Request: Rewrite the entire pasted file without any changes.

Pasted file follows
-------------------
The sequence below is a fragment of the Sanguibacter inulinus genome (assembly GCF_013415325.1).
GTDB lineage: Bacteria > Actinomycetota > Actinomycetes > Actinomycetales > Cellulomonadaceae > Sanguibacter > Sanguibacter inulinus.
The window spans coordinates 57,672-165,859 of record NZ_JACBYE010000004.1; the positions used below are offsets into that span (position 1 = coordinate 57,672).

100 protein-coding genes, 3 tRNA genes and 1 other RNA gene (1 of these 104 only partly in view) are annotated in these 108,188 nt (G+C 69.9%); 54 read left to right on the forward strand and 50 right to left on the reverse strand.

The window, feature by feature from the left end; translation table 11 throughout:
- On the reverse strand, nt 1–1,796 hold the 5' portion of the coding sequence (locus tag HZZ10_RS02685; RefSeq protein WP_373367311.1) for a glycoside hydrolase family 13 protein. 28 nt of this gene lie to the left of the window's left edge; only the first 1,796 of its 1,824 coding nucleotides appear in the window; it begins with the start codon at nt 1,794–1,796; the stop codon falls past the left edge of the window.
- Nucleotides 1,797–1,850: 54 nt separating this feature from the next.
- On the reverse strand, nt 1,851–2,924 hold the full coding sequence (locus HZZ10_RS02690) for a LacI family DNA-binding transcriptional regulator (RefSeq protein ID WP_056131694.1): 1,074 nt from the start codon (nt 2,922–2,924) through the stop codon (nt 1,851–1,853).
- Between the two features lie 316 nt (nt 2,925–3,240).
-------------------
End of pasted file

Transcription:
The sequence below is a fragment of the Sanguibacter inulinus genome (assembly GCF_013415325.1).
GTDB lineage: Bacteria > Actinomycetota > Actinomycetes > Actinomycetales > Cellulomonadaceae > Sanguibacter > Sanguibacter inulinus.
The window spans coordinates 57,672-165,859 of record NZ_JACBYE010000004.1; the positions used below are offsets into that span (position 1 = coordinate 57,672).

100 protein-coding genes, 3 tRNA genes and 1 other RNA gene (1 of these 104 only partly in view) are annotated in these 108,188 nt (G+C 69.9%); 54 read left to right on the forward strand and 50 right to left on the reverse strand.

The window, feature by feature from the left end; translation table 11 throughout:
- On the reverse strand, nt 1–1,796 hold the 5' portion of the coding sequence (locus tag HZZ10_RS02685; RefSeq protein WP_373367311.1) for a glycoside hydrolase family 13 protein. 28 nt of this gene lie to the left of the window's left edge; only the first 1,796 of its 1,824 coding nucleotides appear in the window; it begins with the start codon at nt 1,794–1,796; the stop codon falls past the left edge of the window.
- Nucleotides 1,797–1,850: 54 nt separating this feature from the next.
- On the reverse strand, nt 1,851–2,924 hold the full coding sequence (locus HZZ10_RS02690) for a LacI family DNA-binding transcriptional regulator (RefSeq protein ID WP_056131694.1): 1,074 nt from the start codon (nt 2,922–2,924) through the stop codon (nt 1,851–1,853).
- Between the two features lie 316 nt (nt 2,925–3,240).